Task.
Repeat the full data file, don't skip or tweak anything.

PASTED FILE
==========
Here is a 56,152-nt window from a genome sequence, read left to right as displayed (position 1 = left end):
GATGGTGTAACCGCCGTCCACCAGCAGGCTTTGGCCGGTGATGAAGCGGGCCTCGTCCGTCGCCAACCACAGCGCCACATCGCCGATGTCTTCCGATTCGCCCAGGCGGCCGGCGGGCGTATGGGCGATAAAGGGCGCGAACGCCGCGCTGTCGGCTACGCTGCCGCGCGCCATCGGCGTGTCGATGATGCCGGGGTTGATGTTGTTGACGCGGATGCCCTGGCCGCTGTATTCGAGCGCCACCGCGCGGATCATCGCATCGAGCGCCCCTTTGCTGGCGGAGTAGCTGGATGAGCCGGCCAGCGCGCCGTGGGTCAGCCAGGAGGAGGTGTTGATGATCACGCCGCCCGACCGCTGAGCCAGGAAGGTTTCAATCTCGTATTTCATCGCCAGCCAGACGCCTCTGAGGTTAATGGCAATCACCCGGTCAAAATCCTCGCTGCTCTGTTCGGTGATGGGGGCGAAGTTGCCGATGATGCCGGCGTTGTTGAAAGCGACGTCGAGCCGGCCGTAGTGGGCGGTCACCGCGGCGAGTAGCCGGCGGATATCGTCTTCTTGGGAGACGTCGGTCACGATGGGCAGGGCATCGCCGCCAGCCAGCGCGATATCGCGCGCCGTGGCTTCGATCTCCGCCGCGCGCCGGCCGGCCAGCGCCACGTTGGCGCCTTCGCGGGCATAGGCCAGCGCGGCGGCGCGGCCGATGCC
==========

Here is a 56,152-nt window from a genome sequence, read left to right as displayed (position 1 = left end):
GATGGTGTAACCGCCGTCCACCAGCAGGCTTTGGCCGGTGATGAAGCGGGCCTCGTCCGTCGCCAACCACAGCGCCACATCGCCGATGTCTTCCGATTCGCCCAGGCGGCCGGCGGGCGTATGGGCGATAAAGGGCGCGAACGCCGCGCTGTCGGCTACGCTGCCGCGCGCCATCGGCGTGTCGATGATGCCGGGGTTGATGTTGTTGACGCGGATGCCCTGGCCGCTGTATTCGAGCGCCACCGCGCGGATCATCGCATCGAGCGCCCCTTTGCTGGCGGAGTAGCTGGATGAGCCGGCCAGCGCGCCGTGGGTCAGCCAGGAGGAGGTGTTGATGATCACGCCGCCCGACCGCTGAGCCAGGAAGGTTTCAATCTCGTATTTCATCGCCAGCCAGACGCCTCTGAGGTTAATGGCAATCACCCGGTCAAAATCCTCGCTGCTCTGTTCGGTGATGGGGGCGAAGTTGCCGATGATGCCGGCGTTGTTGAAAGCGACGTCGAGCCGGCCGTAGTGGGCGGTCACCGCGGCGAGTAGCCGGCGGATATCGTCTTCTTGGGAGACGTCGGTCACGATGGGCAGGGCATCGCCGCCAGCCAGCGCGATATCGCGCGCCGTGGCTTCGATCTCCGCCGCGCGCCGGCCGGCCAGCGCCACGTTGGCGCCTTCGCGGGCATAGGCCAGCGCGGCGGCGCGGCCGATGCC